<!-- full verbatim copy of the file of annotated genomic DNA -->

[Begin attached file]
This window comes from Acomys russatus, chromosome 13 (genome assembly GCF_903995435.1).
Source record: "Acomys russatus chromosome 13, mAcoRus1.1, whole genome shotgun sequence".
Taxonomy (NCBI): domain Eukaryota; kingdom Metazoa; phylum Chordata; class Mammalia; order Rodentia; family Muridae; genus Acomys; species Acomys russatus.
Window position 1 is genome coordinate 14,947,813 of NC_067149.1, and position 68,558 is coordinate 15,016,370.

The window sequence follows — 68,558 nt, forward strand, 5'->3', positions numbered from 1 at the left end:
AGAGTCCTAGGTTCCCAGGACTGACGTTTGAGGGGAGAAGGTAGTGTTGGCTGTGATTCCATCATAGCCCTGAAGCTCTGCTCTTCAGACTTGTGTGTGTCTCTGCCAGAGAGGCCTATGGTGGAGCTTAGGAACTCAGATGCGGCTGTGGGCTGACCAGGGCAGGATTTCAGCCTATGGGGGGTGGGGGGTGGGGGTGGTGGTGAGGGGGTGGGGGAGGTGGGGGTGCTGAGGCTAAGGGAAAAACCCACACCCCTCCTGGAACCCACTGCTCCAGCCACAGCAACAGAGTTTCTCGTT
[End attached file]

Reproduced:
This window comes from Acomys russatus, chromosome 13 (genome assembly GCF_903995435.1).
Source record: "Acomys russatus chromosome 13, mAcoRus1.1, whole genome shotgun sequence".
Taxonomy (NCBI): domain Eukaryota; kingdom Metazoa; phylum Chordata; class Mammalia; order Rodentia; family Muridae; genus Acomys; species Acomys russatus.
Window position 1 is genome coordinate 14,947,813 of NC_067149.1, and position 68,558 is coordinate 15,016,370.

The window sequence follows — 68,558 nt, forward strand, 5'->3', positions numbered from 1 at the left end:
AGAGTCCTAGGTTCCCAGGACTGACGTTTGAGGGGAGAAGGTAGTGTTGGCTGTGATTCCATCATAGCCCTGAAGCTCTGCTCTTCAGACTTGTGTGTGTCTCTGCCAGAGAGGCCTATGGTGGAGCTTAGGAACTCAGATGCGGCTGTGGGCTGACCAGGGCAGGATTTCAGCCTATGGGGGGTGGGGGGTGGGGGTGGTGGTGAGGGGGTGGGGGAGGTGGGGGTGCTGAGGCTAAGGGAAAAACCCACACCCCTCCTGGAACCCACTGCTCCAGCCACAGCAACAGAGTTTCTCGTT